Never mention the FMLA during discussions about discharge

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in Employment Law,FMLA Guidelines,HR Management,Human Resources,Leaders & Managers,Management Training

One of the best ways to guarantee an employee will get her FMLA case in front of a jury is for her boss to mention her use of FMLA leave while discussing termination. FMLA is a “protected” leave for a reason.

A good idea: Have someone neutral from HR deliver the news that the employee is being let go.

Recent case: Elaine Pierce suffered from depression for more than 20 years and recently had two bouts with breast cancer. Pierce, an accounting manager for a credit union, was off work for surgery and then returned.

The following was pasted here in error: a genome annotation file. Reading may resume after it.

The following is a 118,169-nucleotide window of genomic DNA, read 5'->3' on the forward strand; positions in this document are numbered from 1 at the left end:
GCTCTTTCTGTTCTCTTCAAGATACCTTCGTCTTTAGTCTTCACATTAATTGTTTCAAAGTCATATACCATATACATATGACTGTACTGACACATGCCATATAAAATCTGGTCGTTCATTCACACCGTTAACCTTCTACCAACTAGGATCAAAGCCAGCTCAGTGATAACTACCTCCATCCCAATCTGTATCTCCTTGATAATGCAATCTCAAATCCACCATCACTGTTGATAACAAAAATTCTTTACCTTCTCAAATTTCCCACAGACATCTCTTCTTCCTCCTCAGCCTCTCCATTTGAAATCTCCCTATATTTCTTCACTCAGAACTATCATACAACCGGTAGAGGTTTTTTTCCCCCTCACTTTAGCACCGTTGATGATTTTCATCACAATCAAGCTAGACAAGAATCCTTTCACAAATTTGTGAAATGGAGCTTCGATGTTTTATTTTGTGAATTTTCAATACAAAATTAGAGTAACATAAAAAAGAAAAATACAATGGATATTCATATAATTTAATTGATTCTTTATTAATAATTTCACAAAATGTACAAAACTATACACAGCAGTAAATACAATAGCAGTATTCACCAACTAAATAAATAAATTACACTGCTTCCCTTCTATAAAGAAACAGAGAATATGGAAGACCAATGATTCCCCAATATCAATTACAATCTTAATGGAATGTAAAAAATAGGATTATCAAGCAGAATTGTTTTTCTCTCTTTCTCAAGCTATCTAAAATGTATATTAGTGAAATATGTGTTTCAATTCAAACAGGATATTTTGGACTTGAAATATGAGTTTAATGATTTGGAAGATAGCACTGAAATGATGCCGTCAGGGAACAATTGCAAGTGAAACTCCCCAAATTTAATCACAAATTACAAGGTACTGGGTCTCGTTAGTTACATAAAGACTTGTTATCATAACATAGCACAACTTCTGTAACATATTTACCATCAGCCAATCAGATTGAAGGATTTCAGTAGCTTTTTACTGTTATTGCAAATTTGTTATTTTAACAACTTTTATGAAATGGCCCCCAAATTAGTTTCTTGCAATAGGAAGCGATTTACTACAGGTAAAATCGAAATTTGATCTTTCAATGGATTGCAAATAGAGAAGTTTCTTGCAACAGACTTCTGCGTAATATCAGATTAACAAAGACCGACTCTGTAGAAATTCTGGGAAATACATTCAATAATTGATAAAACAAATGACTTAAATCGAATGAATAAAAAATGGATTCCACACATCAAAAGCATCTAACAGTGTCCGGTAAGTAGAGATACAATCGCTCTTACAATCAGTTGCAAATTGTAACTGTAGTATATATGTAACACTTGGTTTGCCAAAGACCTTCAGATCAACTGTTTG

Then a new CEO arrived and announced there would be changes. Pierce was concerned about her job because she needed health benefits. Her direct supervisor assured her that her job was safe.

Still, Pierce had a panic attack. Her doctors provided a medical certification for intermittent FMLA leave due to the anxiety. She gave the FMLA form to her supervisor.

Then the CEO called her into a meeting and explained that her position had been eliminated. When she asked if her FMLA application had anything to do with the decision, the CEO allegedly said, “That and other things.”

She sued, alleging retaliation and interference with her FMLA rights. The court said she had enough evidence to send the case to a jury. (Pierce v. Teachers Federal Credit Union, No. 09-780, DC MN, 2010)

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